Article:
NEW YORK — The Great Recession has turned into the best of times for young investor Daniel Lee.
Early this year, the 30-year-old salesman in Scottsdale shelved expensive meals and vacation plans and threw "every spare dollar" into the stock market. The value of his portfolio has more than tripled as the market has rallied since March.
"This is like buying a swim suit in the fall or a winter jacket in the spring," he says. "Get in while it's a good deal."
Halfway across the country in Detroit, retiree Irvin Hall, 70, is living through the recession in a different way.
His mutual funds fell 35 percent during the stock market plunge that started last fall and continued for six months, and his monthly pension from General Motors dropped by 10 percent. He and his wife pay more for health care and medicine after the company reduced his insurance benefits.
"It takes your mind a while to really adjust to this," he says. "You're expecting, hey, I'm set for life, and then all of a sudden that's taken away."
The plight of baby boomers and retirees has been well-documented in the year after the financial meltdown. But for people in their 20s and 30s who have a good job and feel it's secure, this is the best of times. Many were renters and had little or no money in the stock market. They didn't take a six-figure hit to the value of a home or 401(k) account. Now they're positioned to invest at prices no one would have believed during the boom years.
Home prices are down 30 percent, on average, and 50 percent or more in some markets. The Standard & Poor's 500 stock index is nearly 34 percent below its record high in October 2007.
Young people are benefiting in other ways, too. The Cash for Clunkers program allowed them to trade in beaten-up used cars and buy new ones at a discount. "They're never going to see that again," says John Rogin, who owns a Buick dealership in Livonia, Mich.
The Consumer Price Index has recorded a rare drop over the past 12 months — 1.5 percent. And the decline for many goods and services has been much greater, allowing young people to put even more money into stocks and housing.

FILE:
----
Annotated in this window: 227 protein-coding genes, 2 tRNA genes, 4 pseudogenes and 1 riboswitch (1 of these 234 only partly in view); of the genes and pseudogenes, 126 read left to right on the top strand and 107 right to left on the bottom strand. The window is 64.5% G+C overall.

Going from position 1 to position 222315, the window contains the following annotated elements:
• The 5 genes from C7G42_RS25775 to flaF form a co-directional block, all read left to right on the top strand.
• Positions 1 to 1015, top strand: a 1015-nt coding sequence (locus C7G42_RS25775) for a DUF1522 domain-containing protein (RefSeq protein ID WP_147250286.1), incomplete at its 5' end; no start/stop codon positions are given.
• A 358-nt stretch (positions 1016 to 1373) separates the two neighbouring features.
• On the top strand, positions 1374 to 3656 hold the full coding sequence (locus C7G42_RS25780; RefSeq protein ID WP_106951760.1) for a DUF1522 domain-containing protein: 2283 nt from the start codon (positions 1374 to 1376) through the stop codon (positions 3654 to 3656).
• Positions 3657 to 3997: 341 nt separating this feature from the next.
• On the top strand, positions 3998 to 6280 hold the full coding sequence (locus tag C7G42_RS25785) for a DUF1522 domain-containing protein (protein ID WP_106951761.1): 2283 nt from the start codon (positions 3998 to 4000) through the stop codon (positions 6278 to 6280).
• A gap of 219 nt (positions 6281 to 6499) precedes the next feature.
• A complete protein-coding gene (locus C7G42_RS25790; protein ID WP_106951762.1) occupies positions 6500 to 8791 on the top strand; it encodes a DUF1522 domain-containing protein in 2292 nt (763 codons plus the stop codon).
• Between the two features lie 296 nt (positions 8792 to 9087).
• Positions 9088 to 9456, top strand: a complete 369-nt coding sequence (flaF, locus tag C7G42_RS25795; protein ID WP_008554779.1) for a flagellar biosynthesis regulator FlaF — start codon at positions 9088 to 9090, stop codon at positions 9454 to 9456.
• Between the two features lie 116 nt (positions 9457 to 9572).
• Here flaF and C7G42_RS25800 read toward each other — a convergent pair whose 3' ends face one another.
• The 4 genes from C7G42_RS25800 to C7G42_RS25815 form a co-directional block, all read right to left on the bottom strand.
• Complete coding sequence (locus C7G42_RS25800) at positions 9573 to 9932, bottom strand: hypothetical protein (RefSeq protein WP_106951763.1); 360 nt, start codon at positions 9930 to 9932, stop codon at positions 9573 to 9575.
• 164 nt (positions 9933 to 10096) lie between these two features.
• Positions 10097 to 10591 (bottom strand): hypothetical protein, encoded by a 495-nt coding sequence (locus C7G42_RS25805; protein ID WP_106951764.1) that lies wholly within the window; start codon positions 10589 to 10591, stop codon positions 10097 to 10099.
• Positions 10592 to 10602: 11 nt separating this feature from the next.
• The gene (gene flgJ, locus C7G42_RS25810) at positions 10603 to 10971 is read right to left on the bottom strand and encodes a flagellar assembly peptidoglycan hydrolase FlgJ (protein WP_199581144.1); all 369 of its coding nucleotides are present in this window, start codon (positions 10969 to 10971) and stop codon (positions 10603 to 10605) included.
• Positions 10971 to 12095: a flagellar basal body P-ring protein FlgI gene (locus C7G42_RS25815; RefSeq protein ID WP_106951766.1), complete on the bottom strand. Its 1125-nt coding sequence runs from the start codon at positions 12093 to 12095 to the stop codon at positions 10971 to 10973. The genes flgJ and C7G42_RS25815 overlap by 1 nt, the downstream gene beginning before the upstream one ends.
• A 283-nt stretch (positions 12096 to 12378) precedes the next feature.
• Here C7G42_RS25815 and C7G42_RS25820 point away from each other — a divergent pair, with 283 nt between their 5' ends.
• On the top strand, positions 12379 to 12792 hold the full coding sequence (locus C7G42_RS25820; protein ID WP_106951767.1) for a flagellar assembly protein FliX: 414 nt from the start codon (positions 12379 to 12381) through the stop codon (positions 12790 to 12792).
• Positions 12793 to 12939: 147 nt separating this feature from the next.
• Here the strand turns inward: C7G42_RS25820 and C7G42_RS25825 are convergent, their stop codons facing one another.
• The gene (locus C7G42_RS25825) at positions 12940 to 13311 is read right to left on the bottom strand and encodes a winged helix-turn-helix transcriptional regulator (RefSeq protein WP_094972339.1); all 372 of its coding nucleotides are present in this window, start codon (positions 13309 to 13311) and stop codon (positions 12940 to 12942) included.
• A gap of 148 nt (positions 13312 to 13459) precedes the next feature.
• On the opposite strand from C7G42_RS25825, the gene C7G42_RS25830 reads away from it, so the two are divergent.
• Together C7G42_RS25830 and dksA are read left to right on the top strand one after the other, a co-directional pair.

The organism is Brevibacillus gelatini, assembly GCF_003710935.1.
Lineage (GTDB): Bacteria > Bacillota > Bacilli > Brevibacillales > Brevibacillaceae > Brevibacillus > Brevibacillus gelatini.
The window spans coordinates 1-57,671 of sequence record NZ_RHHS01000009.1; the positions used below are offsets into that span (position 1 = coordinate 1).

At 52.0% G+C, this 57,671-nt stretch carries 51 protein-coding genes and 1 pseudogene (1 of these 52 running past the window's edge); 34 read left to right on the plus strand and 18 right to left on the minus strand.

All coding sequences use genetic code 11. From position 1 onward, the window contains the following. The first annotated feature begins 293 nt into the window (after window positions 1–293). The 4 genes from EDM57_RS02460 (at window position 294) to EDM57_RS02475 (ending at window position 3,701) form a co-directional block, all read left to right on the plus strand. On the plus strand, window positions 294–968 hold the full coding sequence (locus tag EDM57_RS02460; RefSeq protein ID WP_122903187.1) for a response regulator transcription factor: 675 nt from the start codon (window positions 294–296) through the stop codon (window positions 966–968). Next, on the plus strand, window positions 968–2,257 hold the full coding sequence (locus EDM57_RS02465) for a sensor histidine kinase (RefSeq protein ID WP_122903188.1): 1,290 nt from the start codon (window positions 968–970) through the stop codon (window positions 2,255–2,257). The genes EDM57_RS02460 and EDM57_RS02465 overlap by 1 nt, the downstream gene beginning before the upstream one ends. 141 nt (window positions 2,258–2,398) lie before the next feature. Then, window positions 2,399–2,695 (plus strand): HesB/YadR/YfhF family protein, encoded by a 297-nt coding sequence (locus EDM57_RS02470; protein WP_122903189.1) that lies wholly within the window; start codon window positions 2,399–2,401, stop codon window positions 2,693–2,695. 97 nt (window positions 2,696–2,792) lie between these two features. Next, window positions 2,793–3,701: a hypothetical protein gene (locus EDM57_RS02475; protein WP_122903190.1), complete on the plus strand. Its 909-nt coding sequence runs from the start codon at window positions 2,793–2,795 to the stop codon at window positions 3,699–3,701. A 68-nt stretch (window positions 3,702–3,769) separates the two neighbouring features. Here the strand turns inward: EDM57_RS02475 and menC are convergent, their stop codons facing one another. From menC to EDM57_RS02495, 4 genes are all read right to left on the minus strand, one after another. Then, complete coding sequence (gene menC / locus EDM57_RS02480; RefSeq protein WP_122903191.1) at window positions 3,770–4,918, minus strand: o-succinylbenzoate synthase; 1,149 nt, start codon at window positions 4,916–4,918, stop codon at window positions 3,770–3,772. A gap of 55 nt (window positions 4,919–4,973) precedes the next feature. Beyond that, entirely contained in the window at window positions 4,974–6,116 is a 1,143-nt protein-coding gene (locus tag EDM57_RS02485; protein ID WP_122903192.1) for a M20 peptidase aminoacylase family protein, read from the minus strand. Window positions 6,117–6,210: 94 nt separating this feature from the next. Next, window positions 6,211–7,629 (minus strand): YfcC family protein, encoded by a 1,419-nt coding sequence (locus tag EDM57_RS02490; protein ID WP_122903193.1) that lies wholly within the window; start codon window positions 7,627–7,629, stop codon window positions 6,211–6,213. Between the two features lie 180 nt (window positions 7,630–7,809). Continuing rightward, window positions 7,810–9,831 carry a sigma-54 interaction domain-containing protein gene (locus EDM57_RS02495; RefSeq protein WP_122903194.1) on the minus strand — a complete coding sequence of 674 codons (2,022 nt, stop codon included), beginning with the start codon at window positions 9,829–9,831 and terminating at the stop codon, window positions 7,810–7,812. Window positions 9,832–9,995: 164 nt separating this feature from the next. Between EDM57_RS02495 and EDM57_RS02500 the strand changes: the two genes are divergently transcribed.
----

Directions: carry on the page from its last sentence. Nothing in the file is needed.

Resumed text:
"This is a historic time," says George Jaramillo, 35, a business analyst in Atlanta, who recently purchased three homes, including two at foreclosure prices. "It's a great opportunity to make some great gains in the future."
Besides low prices, many have been spurred by low interest rates and a tax credit of up to $8,000 for first-time homebuyers. First-timers, many between 25 and 34, accounted for about 45 percent of home sales at the end of July, a figure that has risen steadily over the past two years, says Walter Molony, a spokesman with the National Association of Realtors. Only 39 percent of adults under 35 are homeowners, compared with 80 percent of those over 55, according to the U.S. Census Bureau. So the opportunity for those in their 20s and 30s to take advantage of the real estate crash is greater than for any other age group.
Young people also got a break with the stock market. Even with the surge since it hit a 12-year low on March 9, the S&P 500 index is nearly 30 percent lower than it was at the end of 1999. A recent study by T. Rowe Price, a money management company, highlights the benefits that young people can receive from investing in a down market.
The study compared how returns differ if someone starts investing during a weak decade for stocks that's followed by a strong one — and vice versa. Somebody who invested $500 a month in a fund replicating the S&P 500 starting in 1970 and continuing through the bull market of the 1980s would have ended 1989 with $589,707 — for an annualized rate of return of 11.5 percent.
The 1970s were characterized by high inflation and high unemployment and a flat market, setting the stage for the 1980s when the S&P 500 tripled.
If the decades are reversed, and the strong years of the 1980s were followed by the 1970s bear market, the account would be valued at $358,972, even though the annual rate of return would still be 11.5 percent. The difference is that the investor in the first situation would have been buying more shares of stock each month during the bad years of the '70s.
"We need to be shouting from the rooftops that this is not the time to get out of the market if you're young," says Christine Fahlund, a senior financial planner with T. Rowe Price. "This is the time to be in the market."
For young people to take advantage of deals, however, they need to have a job — and cash. Neither is a given.
The unemployment rate for workers ages 20 to 24 jumped to 14.9 percent in September, up from 10.8 percent in the same month a year ago. Unemployment for those 25 to 34 is 10.6 percent, almost a point above the rate of 9.8 percent for people of all ages.
And the skyrocketing cost of undergraduate education means graduating seniors who borrowed money for tuition enter the work force with an average of $23,118 in student-loan debt, according to the Department of Education. About 65 percent of students take out a loan to finance their education.
Plenty of people, though, are taking advantage of this recession's generation gap. Ann Seiden, 28, bought a home in Phoenix last November for 15 percent below the asking price.
Some people are casualties of the recession, she says. "And there are those who have kind of seized on the opportunities in it."